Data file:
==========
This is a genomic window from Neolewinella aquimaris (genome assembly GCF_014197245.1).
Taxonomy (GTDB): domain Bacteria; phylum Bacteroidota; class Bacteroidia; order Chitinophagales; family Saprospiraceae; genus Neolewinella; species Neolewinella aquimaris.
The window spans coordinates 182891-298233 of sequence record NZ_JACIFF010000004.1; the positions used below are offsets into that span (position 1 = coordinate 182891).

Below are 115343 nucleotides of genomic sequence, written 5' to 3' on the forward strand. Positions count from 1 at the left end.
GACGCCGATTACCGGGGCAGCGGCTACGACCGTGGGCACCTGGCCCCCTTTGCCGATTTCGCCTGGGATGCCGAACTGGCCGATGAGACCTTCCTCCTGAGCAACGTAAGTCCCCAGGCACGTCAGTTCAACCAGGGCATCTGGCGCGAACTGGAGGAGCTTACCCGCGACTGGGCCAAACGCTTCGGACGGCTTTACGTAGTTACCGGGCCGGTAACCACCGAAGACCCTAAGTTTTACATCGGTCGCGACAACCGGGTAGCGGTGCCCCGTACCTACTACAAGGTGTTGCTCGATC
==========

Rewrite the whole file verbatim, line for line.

This is a genomic window from Neolewinella aquimaris (genome assembly GCF_014197245.1).
Taxonomy (GTDB): domain Bacteria; phylum Bacteroidota; class Bacteroidia; order Chitinophagales; family Saprospiraceae; genus Neolewinella; species Neolewinella aquimaris.
The window spans coordinates 182891-298233 of sequence record NZ_JACIFF010000004.1; the positions used below are offsets into that span (position 1 = coordinate 182891).

Below are 115343 nucleotides of genomic sequence, written 5' to 3' on the forward strand. Positions count from 1 at the left end.
GACGCCGATTACCGGGGCAGCGGCTACGACCGTGGGCACCTGGCCCCCTTTGCCGATTTCGCCTGGGATGCCGAACTGGCCGATGAGACCTTCCTCCTGAGCAACGTAAGTCCCCAGGCACGTCAGTTCAACCAGGGCATCTGGCGCGAACTGGAGGAGCTTACCCGCGACTGGGCCAAACGCTTCGGACGGCTTTACGTAGTTACCGGGCCGGTAACCACCGAAGACCCTAAGTTTTACATCGGTCGCGACAACCGGGTAGCGGTGCCCCGTACCTACTACAAGGTGTTGCTCGATC